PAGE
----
On August 1st, Shillong blues rock aces Soulmate launched their fourth full-length album Give Love in the only way any band could in 2020 — via a livestream performance. Straight out of guitarist-vocalist Rudy Wallang‘s Hole in the Wall studio in Shillong with co-founder and powerhouse vocalist-guitarist Tipriti Kharbangar, the duo were understandably awkward the first few minutes until the music kicked in and they got in the groove with the band and even invited guests over virtually.
Over the phone from Shillong, Wallang recounts to Rolling Stone India, “It was pretty weird… we’re used to talking to people and interacting with people on stage, but then here in this kind of scenario, we have to look at the phone or look at the iPad and see who is coming in and say hi. You don’t hear the applause, you just see hearts and you see claps.” He’s laughing by this point but is quick to add that they’re learning to become more comfortable with the idea of virtual gigs and how future shows will likely be ticketed and employ better tech for optimum audio and video quality.
Kharbangar says she’s not one to play music and interact with people at the same time, but mentions that Wallang has been training her. She doesn’t mind getting into it either and reading comments between songs. “In the end, they are the ones who’ve taken their time and watched you and probably shell out a little money for us, so we always take time in checking out the iPad and commenting and calling out their names,” she says.
This is not only Soulmate adapting to the times nearly two decades since they’ve come together, but also just a powerhouse band who want to perhaps live up to the blues tradition. Their fourth album Give Love — arriving just about six years after 2014’s stellar Ten Stories Up — offers 10 tracks of Soulmate at their soaring (“Voodoo Woman”), impeccable and openhearted (“I Sing the Blues”) best but also includes important commentary on political corruption, like on the rousing “Hole In Your Soul” which features a kids chorus that the duo rounded up from near their homes and the blazing “Troubled Times.” According to Wallang, these are positive songs that shine the light on how actions by corrupt statesmen in the present would jeopardize the future of children.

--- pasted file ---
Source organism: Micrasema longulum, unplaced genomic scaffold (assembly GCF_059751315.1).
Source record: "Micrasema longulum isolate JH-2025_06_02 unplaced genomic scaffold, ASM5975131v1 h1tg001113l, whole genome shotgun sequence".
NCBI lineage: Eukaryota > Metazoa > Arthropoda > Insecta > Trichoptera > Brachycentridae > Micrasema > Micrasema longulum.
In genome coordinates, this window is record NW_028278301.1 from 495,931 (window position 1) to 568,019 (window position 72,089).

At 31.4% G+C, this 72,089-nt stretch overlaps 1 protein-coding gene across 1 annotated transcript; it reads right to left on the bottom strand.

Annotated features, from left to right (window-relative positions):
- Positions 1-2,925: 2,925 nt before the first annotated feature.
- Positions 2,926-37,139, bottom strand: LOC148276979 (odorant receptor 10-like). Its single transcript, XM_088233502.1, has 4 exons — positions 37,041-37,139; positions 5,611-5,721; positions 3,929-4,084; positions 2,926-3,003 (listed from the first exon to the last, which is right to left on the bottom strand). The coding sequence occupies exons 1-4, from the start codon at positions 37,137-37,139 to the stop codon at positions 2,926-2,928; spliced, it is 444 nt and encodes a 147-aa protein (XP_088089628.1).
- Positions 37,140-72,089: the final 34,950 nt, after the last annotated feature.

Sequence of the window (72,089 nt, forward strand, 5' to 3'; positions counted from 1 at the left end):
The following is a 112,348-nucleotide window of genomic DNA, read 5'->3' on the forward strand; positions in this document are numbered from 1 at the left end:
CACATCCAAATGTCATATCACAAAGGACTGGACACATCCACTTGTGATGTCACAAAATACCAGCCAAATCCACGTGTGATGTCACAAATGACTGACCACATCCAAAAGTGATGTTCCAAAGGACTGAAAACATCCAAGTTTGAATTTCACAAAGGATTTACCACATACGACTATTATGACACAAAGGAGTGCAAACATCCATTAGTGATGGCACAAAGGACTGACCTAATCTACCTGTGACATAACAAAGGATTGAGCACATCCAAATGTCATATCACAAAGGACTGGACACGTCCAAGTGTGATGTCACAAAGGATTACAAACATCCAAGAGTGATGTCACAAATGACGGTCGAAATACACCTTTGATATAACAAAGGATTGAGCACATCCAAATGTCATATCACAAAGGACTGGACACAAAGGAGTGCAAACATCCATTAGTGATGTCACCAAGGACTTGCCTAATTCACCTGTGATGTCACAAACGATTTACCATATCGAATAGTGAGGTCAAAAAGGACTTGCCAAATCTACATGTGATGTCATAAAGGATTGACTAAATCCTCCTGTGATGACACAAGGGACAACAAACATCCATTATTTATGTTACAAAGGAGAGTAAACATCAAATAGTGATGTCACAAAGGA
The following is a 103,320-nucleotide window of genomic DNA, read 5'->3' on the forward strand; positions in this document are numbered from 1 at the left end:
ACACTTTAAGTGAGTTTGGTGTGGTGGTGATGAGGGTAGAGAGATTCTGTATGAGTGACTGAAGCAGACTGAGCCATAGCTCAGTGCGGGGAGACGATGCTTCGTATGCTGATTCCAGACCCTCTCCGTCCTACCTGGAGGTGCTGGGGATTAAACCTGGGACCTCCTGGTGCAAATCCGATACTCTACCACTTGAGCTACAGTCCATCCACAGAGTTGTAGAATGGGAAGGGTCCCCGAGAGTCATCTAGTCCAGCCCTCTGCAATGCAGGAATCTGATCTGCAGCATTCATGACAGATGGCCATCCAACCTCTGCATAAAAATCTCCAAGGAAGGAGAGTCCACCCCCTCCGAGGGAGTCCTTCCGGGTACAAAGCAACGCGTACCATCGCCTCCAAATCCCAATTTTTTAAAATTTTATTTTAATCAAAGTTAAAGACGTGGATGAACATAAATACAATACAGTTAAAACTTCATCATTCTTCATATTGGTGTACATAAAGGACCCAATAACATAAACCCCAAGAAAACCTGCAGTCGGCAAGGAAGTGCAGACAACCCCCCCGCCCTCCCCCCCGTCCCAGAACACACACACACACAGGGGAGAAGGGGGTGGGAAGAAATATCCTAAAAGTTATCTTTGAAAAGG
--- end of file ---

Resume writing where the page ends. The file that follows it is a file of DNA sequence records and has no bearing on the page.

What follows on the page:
In an interview with Rolling Stone India, Wallang and Kharbangar discuss the creation of Give Love, recording at their own pace in Shillong and more. Excerpts:
When did you begin writing Give Love and what are some of the older and more recent songs that made it to the album?
Rudy Wallang: I think, “Voodoo Woman” was a dream for sure because we’ve been playing for many years and a lot of people thought it was our song, and later on they realized it was [American blues singer] Koko Taylor. But then it became our song in a way because people’s first introduction to that song was through Soulmate. And if I may say so myself, I think we did pretty good justice to that song. Koko would be pretty proud of us. So we approached [Chicago blues label] Alligator Records and we bought the mechanical license for that. We were able to put that on the album. Then I think “Your Love,” the last song on the album, we had played that quite often, for maybe about four or five years.
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